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The Scientific World Journal
Volume 2017 (2017), Article ID 8249532, 10 pages
Research Article

Effect of Harvesting Stage on Sweet Sorghum (Sorghum bicolor L.) Genotypes in Western Kenya

1Department of Crops, Horticulture and Soils, Egerton University, P.O. Box 536, Egerton, Kenya
2Kenya Agriculture and Livestock Research Organization, Sugar Research Institute, P.O. Box 44, Kisumu, Kenya
3Department of Biochemistry and Molecular Biology, Egerton University, P.O. Box 536, Egerton, Kenya

Correspondence should be addressed to Moses Owuor Oyier

Received 18 October 2016; Revised 2 January 2017; Accepted 16 January 2017; Published 1 February 2017

Academic Editor: Argyro Bekatorou

Copyright © 2017 Moses Owuor Oyier et al. This is an open access article distributed under the Creative Commons Attribution License, which permits unrestricted use, distribution, and reproduction in any medium, provided the original work is properly cited.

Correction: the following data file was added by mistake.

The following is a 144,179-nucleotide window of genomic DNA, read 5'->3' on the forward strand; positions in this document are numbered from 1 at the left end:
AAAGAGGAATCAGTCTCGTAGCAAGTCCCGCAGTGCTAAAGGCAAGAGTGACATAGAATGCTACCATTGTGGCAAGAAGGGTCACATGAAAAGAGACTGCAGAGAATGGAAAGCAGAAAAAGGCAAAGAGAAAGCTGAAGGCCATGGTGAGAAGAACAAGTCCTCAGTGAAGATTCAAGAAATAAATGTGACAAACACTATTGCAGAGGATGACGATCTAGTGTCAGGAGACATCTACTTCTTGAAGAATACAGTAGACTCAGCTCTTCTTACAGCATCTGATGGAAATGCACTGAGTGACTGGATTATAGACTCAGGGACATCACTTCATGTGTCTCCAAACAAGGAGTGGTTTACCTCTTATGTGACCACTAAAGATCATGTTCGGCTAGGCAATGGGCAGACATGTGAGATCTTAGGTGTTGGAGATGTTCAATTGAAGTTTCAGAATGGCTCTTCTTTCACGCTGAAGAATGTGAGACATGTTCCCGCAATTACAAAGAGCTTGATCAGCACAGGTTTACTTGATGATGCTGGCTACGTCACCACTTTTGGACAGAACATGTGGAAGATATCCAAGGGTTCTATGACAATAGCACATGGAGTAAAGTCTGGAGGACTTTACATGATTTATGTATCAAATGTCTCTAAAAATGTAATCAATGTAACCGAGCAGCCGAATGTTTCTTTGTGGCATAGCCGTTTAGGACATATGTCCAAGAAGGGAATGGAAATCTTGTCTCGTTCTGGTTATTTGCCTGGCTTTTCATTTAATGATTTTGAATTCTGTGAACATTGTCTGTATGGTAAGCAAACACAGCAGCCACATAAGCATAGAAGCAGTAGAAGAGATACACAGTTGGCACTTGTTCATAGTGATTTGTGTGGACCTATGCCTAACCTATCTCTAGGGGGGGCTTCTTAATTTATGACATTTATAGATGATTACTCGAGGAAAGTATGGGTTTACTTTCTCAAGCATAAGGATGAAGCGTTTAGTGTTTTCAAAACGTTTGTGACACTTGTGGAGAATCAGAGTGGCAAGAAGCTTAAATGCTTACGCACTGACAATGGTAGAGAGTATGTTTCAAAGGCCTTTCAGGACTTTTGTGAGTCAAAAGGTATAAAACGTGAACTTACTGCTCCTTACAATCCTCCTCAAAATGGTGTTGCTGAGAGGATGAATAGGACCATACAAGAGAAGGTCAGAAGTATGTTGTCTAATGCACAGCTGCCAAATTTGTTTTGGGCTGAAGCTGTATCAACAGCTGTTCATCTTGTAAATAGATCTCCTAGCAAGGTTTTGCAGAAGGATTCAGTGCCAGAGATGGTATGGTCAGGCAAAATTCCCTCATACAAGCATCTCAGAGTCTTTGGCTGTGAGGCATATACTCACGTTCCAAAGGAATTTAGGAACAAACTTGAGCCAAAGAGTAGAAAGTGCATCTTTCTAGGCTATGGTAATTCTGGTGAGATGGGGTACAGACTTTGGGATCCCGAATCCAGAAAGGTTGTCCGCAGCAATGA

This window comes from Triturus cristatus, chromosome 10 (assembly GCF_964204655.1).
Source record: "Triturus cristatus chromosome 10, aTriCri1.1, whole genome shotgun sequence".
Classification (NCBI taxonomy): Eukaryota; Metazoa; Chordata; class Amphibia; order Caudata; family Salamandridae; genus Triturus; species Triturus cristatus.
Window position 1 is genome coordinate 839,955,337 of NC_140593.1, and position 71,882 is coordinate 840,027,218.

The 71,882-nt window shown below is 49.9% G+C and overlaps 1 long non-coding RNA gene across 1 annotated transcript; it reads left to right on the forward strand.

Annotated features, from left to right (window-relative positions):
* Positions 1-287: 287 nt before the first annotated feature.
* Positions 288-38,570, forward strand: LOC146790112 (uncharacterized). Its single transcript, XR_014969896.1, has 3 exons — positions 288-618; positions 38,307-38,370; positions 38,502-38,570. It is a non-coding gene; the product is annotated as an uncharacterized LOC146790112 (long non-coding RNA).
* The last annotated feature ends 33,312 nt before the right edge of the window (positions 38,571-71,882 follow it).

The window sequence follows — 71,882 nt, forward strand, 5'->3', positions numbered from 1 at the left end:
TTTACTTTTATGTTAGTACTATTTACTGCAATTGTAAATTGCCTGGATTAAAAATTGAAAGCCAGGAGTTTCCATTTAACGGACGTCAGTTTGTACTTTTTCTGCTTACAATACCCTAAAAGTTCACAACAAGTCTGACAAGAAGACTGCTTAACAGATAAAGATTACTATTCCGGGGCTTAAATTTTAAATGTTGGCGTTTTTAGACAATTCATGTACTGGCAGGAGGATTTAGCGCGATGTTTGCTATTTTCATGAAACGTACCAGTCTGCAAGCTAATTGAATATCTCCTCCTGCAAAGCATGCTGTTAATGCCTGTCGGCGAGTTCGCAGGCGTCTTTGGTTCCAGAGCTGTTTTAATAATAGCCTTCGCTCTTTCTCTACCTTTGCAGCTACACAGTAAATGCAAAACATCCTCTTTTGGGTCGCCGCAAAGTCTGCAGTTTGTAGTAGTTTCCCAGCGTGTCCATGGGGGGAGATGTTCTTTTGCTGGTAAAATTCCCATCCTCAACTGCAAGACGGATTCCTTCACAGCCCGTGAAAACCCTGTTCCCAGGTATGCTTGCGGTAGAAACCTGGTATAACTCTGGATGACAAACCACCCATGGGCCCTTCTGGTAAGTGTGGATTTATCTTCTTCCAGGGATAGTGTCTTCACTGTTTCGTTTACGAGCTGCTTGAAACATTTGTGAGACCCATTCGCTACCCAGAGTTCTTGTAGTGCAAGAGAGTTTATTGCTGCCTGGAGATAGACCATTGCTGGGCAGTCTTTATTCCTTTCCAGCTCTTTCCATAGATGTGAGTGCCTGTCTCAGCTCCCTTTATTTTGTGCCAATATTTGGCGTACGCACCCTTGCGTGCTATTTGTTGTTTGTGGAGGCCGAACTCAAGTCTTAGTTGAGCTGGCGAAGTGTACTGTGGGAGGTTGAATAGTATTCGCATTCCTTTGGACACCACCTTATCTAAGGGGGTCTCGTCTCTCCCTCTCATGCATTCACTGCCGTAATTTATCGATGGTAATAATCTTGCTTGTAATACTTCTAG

Harvesting stage of sweet sorghum (Sorghum bicolor L. Moench) cane is an important aspect in the content of sugar for production of industrial alcohol. Four sweet sorghum genotypes were evaluated for harvesting stage in a randomized complete block design. In order to determine sorghum harvest growth stage for bioethanol production, sorghum canes were harvested at intervals of seven days after anthesis. The genotypes were evaluated at different stages of development for maximum production of bioethanol from flowering to physiological maturity. The canes were crushed and juice fermented to produce ethanol. Measurements of chlorophyll were taken at various stages as well as panicles from the harvested canes. Dried kernels at 14% moisture content were also weighed at various stages. Chlorophyll, grain weight, absolute ethanol volume, juice volume, cane yield, and brix showed significant () differences for genotypes as well as the stages of harvesting. Results from this study showed that harvesting sweet sorghum at stages IV and V (104 to 117 days after planting) would be appropriate for production of kernels and ethanol. EUSS10 has the highest ethanol potential (1062.78 l ha−1) due to excellent juice volume (22976.9 l ha−1) and EUSS11 (985.26 l ha−1) due to its high brix (16.21).